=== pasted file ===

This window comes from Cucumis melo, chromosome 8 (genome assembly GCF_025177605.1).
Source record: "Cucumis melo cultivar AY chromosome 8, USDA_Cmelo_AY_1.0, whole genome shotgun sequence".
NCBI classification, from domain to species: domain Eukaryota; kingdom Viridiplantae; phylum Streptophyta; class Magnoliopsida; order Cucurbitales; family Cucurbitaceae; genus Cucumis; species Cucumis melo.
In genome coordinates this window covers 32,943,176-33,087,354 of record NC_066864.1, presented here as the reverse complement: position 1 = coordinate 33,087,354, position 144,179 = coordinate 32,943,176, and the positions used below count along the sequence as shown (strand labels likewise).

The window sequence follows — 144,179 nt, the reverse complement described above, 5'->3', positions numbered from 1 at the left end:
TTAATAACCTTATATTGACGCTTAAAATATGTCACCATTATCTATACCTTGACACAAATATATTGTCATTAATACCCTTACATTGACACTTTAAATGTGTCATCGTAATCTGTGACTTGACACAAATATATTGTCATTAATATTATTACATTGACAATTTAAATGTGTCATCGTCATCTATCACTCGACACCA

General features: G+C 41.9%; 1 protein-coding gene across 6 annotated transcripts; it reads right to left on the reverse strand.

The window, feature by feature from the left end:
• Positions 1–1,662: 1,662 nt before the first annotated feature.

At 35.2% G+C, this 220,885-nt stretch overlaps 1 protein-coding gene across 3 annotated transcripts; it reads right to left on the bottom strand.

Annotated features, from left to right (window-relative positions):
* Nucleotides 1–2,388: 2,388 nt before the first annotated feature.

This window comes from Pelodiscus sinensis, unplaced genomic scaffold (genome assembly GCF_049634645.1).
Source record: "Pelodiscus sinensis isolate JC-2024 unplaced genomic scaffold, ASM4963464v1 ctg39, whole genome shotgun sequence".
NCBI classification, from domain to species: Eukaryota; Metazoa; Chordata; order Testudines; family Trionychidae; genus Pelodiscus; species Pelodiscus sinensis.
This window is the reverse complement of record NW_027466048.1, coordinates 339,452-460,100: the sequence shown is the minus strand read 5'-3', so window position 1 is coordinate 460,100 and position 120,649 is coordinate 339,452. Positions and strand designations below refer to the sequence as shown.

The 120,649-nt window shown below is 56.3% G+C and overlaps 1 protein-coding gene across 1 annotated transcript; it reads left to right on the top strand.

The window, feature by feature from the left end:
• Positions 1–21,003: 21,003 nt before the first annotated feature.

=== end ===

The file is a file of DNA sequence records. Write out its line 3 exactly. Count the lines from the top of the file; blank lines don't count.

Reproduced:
NCBI classification, from domain to species: domain Eukaryota; kingdom Viridiplantae; phylum Streptophyta; class Magnoliopsida; order Cucurbitales; family Cucurbitaceae; genus Cucumis; species Cucumis melo.